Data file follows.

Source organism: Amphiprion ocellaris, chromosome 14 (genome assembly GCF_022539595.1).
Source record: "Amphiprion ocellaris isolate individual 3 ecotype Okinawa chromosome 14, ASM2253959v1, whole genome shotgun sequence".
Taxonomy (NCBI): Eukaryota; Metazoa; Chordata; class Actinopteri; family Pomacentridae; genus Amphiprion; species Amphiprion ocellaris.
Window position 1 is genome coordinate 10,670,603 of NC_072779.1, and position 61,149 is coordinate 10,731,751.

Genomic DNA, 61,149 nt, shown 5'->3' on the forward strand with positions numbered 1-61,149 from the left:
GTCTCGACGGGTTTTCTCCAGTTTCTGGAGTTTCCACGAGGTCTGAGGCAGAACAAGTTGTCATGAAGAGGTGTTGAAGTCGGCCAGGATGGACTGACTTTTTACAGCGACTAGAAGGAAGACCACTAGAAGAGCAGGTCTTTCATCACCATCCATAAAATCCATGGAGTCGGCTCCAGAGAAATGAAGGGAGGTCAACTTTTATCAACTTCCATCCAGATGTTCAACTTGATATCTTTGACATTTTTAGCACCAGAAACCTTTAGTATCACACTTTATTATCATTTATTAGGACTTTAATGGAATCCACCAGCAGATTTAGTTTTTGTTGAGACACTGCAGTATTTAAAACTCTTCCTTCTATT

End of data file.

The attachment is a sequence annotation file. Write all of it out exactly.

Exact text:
Source organism: Amphiprion ocellaris, chromosome 14 (genome assembly GCF_022539595.1).
Source record: "Amphiprion ocellaris isolate individual 3 ecotype Okinawa chromosome 14, ASM2253959v1, whole genome shotgun sequence".
Taxonomy (NCBI): Eukaryota; Metazoa; Chordata; class Actinopteri; family Pomacentridae; genus Amphiprion; species Amphiprion ocellaris.
Window position 1 is genome coordinate 10,670,603 of NC_072779.1, and position 61,149 is coordinate 10,731,751.

Genomic DNA, 61,149 nt, shown 5'->3' on the forward strand with positions numbered 1-61,149 from the left:
GTCTCGACGGGTTTTCTCCAGTTTCTGGAGTTTCCACGAGGTCTGAGGCAGAACAAGTTGTCATGAAGAGGTGTTGAAGTCGGCCAGGATGGACTGACTTTTTACAGCGACTAGAAGGAAGACCACTAGAAGAGCAGGTCTTTCATCACCATCCATAAAATCCATGGAGTCGGCTCCAGAGAAATGAAGGGAGGTCAACTTTTATCAACTTCCATCCAGATGTTCAACTTGATATCTTTGACATTTTTAGCACCAGAAACCTTTAGTATCACACTTTATTATCATTTATTAGGACTTTAATGGAATCCACCAGCAGATTTAGTTTTTGTTGAGACACTGCAGTATTTAAAACTCTTCCTTCTATT